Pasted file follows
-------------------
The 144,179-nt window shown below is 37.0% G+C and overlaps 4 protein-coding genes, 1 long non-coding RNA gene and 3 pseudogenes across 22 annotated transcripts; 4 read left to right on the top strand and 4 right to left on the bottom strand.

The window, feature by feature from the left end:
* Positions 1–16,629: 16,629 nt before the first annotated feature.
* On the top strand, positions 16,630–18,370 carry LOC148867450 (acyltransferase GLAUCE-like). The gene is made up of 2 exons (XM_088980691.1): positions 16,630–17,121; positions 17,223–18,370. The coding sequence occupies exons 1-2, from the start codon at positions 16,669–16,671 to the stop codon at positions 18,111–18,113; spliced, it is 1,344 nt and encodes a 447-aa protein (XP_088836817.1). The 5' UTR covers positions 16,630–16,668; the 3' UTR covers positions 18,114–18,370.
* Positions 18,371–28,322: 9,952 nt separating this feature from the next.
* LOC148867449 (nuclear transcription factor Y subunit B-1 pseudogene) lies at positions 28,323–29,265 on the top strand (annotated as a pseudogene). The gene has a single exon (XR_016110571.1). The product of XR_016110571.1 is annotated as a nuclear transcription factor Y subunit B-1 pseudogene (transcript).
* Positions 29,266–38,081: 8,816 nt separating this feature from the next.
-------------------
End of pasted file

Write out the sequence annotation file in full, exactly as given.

The 144,179-nt window shown below is 37.0% G+C and overlaps 4 protein-coding genes, 1 long non-coding RNA gene and 3 pseudogenes across 22 annotated transcripts; 4 read left to right on the top strand and 4 right to left on the bottom strand.

The window, feature by feature from the left end:
* Positions 1–16,629: 16,629 nt before the first annotated feature.
* On the top strand, positions 16,630–18,370 carry LOC148867450 (acyltransferase GLAUCE-like). The gene is made up of 2 exons (XM_088980691.1): positions 16,630–17,121; positions 17,223–18,370. The coding sequence occupies exons 1-2, from the start codon at positions 16,669–16,671 to the stop codon at positions 18,111–18,113; spliced, it is 1,344 nt and encodes a 447-aa protein (XP_088836817.1). The 5' UTR covers positions 16,630–16,668; the 3' UTR covers positions 18,114–18,370.
* Positions 18,371–28,322: 9,952 nt separating this feature from the next.
* LOC148867449 (nuclear transcription factor Y subunit B-1 pseudogene) lies at positions 28,323–29,265 on the top strand (annotated as a pseudogene). The gene has a single exon (XR_016110571.1). The product of XR_016110571.1 is annotated as a nuclear transcription factor Y subunit B-1 pseudogene (transcript).
* Positions 29,266–38,081: 8,816 nt separating this feature from the next.